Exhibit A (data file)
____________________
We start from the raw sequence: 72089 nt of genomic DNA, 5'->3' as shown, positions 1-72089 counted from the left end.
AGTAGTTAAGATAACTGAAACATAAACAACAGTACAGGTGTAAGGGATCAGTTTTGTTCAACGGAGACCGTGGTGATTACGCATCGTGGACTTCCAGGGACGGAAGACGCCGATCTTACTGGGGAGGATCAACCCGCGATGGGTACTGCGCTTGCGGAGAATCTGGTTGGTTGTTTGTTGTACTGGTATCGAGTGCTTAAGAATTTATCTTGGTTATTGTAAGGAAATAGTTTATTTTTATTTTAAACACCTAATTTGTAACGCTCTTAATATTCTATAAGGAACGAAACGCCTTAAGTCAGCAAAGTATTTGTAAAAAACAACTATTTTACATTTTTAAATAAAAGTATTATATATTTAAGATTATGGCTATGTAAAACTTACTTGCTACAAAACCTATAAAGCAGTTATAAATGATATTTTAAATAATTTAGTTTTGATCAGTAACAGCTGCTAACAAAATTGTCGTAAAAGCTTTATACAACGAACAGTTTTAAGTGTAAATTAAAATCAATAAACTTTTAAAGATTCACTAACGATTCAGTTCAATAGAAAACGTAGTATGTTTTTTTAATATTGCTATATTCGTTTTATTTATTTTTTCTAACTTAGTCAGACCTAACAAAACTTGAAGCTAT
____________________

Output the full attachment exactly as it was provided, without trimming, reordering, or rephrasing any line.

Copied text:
We start from the raw sequence: 72089 nt of genomic DNA, 5'->3' as shown, positions 1-72089 counted from the left end.
AGTAGTTAAGATAACTGAAACATAAACAACAGTACAGGTGTAAGGGATCAGTTTTGTTCAACGGAGACCGTGGTGATTACGCATCGTGGACTTCCAGGGACGGAAGACGCCGATCTTACTGGGGAGGATCAACCCGCGATGGGTACTGCGCTTGCGGAGAATCTGGTTGGTTGTTTGTTGTACTGGTATCGAGTGCTTAAGAATTTATCTTGGTTATTGTAAGGAAATAGTTTATTTTTATTTTAAACACCTAATTTGTAACGCTCTTAATATTCTATAAGGAACGAAACGCCTTAAGTCAGCAAAGTATTTGTAAAAAACAACTATTTTACATTTTTAAATAAAAGTATTATATATTTAAGATTATGGCTATGTAAAACTTACTTGCTACAAAACCTATAAAGCAGTTATAAATGATATTTTAAATAATTTAGTTTTGATCAGTAACAGCTGCTAACAAAATTGTCGTAAAAGCTTTATACAACGAACAGTTTTAAGTGTAAATTAAAATCAATAAACTTTTAAAGATTCACTAACGATTCAGTTCAATAGAAAACGTAGTATGTTTTTTTAATATTGCTATATTCGTTTTATTTATTTTTTCTAACTTAGTCAGACCTAACAAAACTTGAAGCTAT